Notice anything strange? (@briantimoney did, which is where I picked this one up). It's a Heat Map. A what? I said a 'heat map'. What the blue blazes is a 'heat map'? I'll tell you what it is...it's a made up name to make a map seem more edgy, more sensationalist, more...sexy. What you're looking at is a sexed up choropleth map. A perfectly good mapping technique, given a new name by Amazon because I guess the term choropleth seemed a little outmoded. Why not go the whole hog and call it a heat-o-graphic? Actually, why not just give the map a decent title like 'Election reading preferences 2012'. tell it how it is. Call a spade a spade and we get it. Instead, we have to wade through a nonsensical title and then a subtitle "What are American's Reading".
It's along the same lines as 'hot spot map'...that's a map that shows clusters of something. The word cluster being a perfectly good descriptor and, also, having the benefit of being a shorter single word yet hot spot is somehow preferred. Does it make the map more plausible, more understandable or merely more sensationalist?
Now that the point of this blog has been vented, let's dig a little deeper and see if we can't find some other interesting perspectives...
The map itself shows the distribution of 'political book' purchases from Amazon in the last 30 days, where the books have been categorised as red (Republican Party), blue (Democratic Party) or neutral according to their political reading. Each state's colour is assigned based on the percentage comparison of the top 250 selling blue books compared to the the equivalent red books. States with a higher percentage of one type over another are coloured in darker shades.
So what does the map show? It clearly shows a strong leaning towards Republican favoured reading material (oddly for Brits this is a source of constant confusion...Republicans are right-leaning Conservatives, which we designate using blue in the UK!!!). There's a few problems with this. Books are rarely so overtly Red or Blue so making such a divisive classification adds unfathomable bias into the map. Does it show a Republican wave taking the US by storm? Does it show that Republicans tend to read political books more? Does it show that Democrats are buying Republican reading material to figure out what alternative policies and views might be out there? Or maybe it shows that publishers are more likely to either publish right-leaning books or, perhaps, market them more effectively to an audience more willing to consume them? What is clear is that the map does not in any way reflect possible voting patterns, yet by using the same approach as we commonly see on choropleths, sorry, heat maps, of election results we cannot help but make that association.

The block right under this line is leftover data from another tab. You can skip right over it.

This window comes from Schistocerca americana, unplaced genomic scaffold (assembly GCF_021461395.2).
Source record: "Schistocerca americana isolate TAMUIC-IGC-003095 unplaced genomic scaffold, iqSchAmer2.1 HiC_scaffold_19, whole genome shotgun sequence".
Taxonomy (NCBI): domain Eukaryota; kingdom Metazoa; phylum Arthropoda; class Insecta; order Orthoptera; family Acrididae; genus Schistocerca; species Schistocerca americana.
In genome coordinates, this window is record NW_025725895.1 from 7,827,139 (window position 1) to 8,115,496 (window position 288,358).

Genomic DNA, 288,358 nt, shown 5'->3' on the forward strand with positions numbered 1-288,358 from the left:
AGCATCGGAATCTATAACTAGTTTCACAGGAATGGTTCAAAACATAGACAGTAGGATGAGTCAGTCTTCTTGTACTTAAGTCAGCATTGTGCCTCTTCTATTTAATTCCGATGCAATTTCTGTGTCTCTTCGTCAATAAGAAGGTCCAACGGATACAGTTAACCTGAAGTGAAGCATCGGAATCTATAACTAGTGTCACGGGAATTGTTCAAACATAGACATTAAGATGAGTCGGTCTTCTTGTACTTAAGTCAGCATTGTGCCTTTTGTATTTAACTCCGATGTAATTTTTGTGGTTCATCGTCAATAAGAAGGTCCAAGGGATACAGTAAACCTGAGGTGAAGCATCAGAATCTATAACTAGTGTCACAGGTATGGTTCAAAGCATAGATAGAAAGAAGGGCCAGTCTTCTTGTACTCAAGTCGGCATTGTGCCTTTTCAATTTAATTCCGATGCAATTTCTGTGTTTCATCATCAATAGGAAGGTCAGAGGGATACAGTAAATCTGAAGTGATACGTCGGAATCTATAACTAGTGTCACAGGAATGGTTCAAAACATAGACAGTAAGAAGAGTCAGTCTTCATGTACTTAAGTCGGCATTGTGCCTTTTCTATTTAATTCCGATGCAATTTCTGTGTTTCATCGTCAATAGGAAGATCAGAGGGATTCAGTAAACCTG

As a way of seeing what's selling in spatial terms it's quite useful. You can click on each state and see what the top selling political books of each persuasion are. Here's California's selection which although showing 51% leaning to the red, it's worth noting that California is an avowed Democratic State proving that those who read might not be those who vote:
Now wait just a minute...The Price of Inequality on the left and both The Amateur and Killing Lincoln on the right are each listed twice. That means they are counted twice...that means the assumption has been made that different formats of the book indicate a single independent purchase. What if people buy multiple editions of the same book? That could easily mean the map shows that Republicans for some reason tend to buy multiple editions of the same book more than Democrats. So we also potentially have double-counting in the data to contend with.
So it's not actually an election map at all, let alone a heat map. In fact, it doesn't even go to the extent of showing us whether 'other' books are far outweighing political reading material which would be interesting in its own right. What we actually have then is a choropleth map showing spurious sales data in its crudest form. To be fair to Amazon, they don't try and hide what the map shows or how it has been represented. I guess they just decided that a choropleth of sales data isn't a particularly sexy map to get people interested in...